Doctoral student Paige Cunningham will speak at the annual meeting of the History of Education Society, an international organization that encourages teaching of and research in the history of education. The group’s 2015 meeting will be held November 5-8 in St. Louis. Cunningham will present her paper titled, “Learning from PLATO: Lessons in Online Community Building” on November 6.
Abstract: PLATO (Programmed Logic for Automatic Teaching Operations) is a computer-assisted instruction system, first developed at the University of Illinois in 1960. PLATO was originally a solitary experience in which individuals worked at their lessons on a terminal system, but did not interact electronically with other users. Users soon began to modify their computer-mediated reality, creating ways to talk to each other, leave each other messages, and even play games. A set of official communication tools were subsequently added which allowed users to communicate either directly or through message boards, while other users created their own social programs.
Though there are now many forms of electronic communication available beyond academic software, modern educational learning systems for both on-campus and distance education students have integrated communication tools. Current content/learning management systems have bulletin boards or forums, where class members can leave messages for the whole class. Students can send each other personal messages. Synchronous online classes let participants chat interactively with the whole class, a group, or a single other individual. Other, asynchronous, classes continue to follow the individualized, self-paced learning style that PLATO utilized, but also assume that students will want and use communications technologies. Traditional on-campus students have and use many of the same tools as distance education students, though they are physically in the same location as their instructors and peers and can speak directly to them. As the first students to use PLATO discovered, although online students rarely have the opportunity to interact face-to-face with their peers and instructors, through the use of official and unofficial online communication tools, they can be supported and made to feel just as included as the on-campus students, and may even be the ones to find new ways to create those connections themselves.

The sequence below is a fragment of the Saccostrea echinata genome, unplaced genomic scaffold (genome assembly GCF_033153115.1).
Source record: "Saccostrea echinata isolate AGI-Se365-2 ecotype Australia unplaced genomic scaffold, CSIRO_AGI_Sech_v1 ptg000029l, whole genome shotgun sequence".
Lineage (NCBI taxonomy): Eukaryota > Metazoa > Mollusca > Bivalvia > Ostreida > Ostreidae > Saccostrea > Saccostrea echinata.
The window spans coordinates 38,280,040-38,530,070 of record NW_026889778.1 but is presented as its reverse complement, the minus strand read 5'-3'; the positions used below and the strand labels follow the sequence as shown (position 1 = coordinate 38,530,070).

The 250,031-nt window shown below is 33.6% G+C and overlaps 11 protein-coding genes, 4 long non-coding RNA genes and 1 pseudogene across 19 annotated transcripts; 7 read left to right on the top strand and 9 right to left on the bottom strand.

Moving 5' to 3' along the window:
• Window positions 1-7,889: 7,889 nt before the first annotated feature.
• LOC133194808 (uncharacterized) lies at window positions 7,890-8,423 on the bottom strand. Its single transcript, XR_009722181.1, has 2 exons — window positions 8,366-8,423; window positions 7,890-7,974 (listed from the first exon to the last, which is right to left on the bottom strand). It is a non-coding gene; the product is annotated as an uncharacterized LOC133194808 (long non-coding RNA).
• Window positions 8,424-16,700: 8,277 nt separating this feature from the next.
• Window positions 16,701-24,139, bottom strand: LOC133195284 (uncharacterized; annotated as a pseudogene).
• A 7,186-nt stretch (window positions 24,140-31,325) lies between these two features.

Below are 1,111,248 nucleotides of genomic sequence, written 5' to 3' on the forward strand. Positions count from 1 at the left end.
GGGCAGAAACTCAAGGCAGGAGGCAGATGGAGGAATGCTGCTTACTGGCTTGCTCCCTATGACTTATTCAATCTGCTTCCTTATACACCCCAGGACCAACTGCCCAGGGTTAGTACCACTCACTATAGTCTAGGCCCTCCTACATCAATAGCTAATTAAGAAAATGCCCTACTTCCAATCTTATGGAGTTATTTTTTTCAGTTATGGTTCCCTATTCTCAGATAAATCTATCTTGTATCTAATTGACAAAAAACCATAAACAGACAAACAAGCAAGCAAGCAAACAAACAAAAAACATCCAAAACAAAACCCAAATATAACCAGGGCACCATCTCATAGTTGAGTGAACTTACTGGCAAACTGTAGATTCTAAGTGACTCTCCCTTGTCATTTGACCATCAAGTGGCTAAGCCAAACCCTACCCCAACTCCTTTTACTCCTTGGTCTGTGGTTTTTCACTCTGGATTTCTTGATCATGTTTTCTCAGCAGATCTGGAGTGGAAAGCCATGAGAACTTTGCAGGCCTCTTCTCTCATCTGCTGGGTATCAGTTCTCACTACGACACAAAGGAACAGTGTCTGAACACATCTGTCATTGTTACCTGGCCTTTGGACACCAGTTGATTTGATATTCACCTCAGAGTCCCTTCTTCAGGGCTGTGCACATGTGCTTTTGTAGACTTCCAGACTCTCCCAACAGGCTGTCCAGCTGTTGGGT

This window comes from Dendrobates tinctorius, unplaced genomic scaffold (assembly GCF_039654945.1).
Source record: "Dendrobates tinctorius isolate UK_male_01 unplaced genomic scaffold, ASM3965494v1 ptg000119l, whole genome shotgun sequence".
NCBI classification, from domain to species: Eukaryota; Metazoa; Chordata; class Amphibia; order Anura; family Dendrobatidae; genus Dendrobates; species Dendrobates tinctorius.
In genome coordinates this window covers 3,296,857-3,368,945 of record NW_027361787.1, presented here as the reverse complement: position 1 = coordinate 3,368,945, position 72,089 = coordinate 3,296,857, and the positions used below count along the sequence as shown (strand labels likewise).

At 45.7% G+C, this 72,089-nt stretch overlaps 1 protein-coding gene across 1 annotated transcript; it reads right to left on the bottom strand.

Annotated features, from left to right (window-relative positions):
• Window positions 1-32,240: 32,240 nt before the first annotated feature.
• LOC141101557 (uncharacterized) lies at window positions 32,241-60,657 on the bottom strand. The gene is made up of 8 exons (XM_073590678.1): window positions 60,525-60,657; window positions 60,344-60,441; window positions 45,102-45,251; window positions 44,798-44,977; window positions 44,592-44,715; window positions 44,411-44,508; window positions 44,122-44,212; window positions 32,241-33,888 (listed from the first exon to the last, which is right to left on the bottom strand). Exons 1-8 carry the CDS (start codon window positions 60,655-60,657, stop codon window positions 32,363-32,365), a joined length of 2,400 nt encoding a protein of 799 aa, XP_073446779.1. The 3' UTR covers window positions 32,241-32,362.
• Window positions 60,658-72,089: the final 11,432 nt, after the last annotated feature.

Cunningham is a third-year doctoral student whose research interests focus on how information technologies connect people who are spread out in space and time. She explores issues such as how social media and online learning systems connect geographically dispersed peoples, both for community building and educational purposes.